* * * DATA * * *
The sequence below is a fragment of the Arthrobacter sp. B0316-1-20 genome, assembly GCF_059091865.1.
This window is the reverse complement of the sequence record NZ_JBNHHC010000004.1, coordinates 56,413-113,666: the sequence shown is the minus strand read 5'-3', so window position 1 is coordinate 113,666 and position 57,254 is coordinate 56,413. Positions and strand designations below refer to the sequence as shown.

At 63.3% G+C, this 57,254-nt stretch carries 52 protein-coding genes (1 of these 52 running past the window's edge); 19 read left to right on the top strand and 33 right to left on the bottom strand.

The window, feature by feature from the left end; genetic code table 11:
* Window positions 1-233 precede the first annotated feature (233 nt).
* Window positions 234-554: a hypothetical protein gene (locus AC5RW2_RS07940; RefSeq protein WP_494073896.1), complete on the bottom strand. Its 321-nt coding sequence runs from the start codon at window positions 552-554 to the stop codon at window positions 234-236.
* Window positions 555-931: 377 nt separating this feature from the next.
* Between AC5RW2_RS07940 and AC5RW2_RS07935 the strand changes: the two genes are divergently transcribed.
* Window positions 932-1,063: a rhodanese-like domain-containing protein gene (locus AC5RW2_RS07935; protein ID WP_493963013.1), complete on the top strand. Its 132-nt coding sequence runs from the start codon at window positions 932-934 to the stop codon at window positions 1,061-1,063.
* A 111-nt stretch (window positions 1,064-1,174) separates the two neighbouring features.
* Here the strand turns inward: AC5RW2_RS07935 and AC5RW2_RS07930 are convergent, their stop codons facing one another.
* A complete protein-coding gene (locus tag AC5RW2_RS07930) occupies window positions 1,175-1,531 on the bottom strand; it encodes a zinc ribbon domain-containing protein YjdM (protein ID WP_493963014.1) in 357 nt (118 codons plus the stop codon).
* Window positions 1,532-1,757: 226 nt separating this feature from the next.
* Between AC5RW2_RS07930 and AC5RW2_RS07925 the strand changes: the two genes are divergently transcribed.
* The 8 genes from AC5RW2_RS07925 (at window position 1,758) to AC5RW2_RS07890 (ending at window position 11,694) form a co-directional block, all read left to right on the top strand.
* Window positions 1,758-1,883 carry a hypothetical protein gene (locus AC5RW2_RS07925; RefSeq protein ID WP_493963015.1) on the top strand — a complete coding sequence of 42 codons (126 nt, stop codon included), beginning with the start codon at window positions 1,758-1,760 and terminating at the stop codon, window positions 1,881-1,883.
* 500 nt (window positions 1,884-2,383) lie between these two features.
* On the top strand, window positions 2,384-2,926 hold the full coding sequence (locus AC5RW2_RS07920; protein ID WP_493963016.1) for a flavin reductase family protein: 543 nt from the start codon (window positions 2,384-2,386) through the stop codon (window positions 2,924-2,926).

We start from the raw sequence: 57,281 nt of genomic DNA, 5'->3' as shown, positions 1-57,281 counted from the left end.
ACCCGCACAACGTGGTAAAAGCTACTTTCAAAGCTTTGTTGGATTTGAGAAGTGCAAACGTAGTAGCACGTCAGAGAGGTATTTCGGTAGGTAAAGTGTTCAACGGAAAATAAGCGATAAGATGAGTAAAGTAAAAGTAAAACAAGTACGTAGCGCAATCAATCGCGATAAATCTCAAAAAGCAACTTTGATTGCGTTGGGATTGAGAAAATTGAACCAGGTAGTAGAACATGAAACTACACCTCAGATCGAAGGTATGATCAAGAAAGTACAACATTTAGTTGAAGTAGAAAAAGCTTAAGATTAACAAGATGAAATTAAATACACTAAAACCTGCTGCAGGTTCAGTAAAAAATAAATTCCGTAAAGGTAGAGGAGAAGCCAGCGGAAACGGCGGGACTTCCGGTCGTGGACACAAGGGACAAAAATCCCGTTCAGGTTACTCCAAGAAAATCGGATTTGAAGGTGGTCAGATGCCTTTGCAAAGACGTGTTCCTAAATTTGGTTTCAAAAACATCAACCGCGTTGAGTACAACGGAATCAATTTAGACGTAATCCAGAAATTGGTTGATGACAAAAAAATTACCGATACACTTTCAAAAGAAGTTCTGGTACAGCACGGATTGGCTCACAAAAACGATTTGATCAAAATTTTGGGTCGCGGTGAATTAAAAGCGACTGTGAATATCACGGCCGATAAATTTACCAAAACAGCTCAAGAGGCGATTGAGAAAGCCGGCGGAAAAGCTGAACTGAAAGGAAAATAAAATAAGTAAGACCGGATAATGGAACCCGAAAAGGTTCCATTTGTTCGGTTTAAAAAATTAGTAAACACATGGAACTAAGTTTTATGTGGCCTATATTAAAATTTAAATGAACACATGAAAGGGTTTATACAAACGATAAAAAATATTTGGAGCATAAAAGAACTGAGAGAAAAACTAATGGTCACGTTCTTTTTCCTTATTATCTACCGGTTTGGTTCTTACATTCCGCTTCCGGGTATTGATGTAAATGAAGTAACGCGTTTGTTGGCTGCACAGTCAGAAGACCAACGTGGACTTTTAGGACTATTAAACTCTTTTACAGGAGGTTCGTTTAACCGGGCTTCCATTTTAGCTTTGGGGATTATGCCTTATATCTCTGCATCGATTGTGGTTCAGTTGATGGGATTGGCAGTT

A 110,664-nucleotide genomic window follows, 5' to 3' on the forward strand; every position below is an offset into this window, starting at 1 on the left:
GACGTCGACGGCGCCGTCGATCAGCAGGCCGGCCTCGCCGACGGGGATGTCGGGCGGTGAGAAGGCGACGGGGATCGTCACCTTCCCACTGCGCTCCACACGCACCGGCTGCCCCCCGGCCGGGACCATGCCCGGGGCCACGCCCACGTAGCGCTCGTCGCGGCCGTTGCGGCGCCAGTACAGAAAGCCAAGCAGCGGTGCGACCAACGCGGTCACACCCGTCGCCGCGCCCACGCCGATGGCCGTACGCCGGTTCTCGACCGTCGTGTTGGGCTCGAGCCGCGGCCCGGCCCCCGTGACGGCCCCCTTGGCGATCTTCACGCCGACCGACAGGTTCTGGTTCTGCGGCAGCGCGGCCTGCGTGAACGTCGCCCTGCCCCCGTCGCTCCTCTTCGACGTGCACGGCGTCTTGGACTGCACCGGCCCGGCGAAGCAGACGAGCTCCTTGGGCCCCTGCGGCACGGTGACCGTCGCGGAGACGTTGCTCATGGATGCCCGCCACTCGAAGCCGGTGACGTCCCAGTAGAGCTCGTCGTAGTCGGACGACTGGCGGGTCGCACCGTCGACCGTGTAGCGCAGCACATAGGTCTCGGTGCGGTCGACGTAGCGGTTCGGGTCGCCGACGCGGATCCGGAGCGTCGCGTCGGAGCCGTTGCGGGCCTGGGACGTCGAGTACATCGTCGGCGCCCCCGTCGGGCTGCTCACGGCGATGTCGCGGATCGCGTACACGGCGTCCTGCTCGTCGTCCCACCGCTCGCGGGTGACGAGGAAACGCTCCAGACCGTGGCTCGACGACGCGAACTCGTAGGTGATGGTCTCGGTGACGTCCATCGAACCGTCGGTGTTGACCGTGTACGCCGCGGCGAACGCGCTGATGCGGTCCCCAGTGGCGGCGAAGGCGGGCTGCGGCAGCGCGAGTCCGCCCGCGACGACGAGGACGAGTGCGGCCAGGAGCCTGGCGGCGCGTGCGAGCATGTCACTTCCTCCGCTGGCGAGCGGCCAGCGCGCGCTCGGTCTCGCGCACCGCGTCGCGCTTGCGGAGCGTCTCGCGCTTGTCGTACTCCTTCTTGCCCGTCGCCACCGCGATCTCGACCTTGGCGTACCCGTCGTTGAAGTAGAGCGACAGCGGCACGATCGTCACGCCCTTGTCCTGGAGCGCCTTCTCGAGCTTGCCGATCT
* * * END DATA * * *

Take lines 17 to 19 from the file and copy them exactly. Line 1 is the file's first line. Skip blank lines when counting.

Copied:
* 500 nt (window positions 1,884-2,383) lie between these two features.
* On the top strand, window positions 2,384-2,926 hold the full coding sequence (locus AC5RW2_RS07920; protein ID WP_493963016.1) for a flavin reductase family protein: 543 nt from the start codon (window positions 2,384-2,386) through the stop codon (window positions 2,924-2,926).

We start from the raw sequence: 57,281 nt of genomic DNA, 5'->3' as shown, positions 1-57,281 counted from the left end.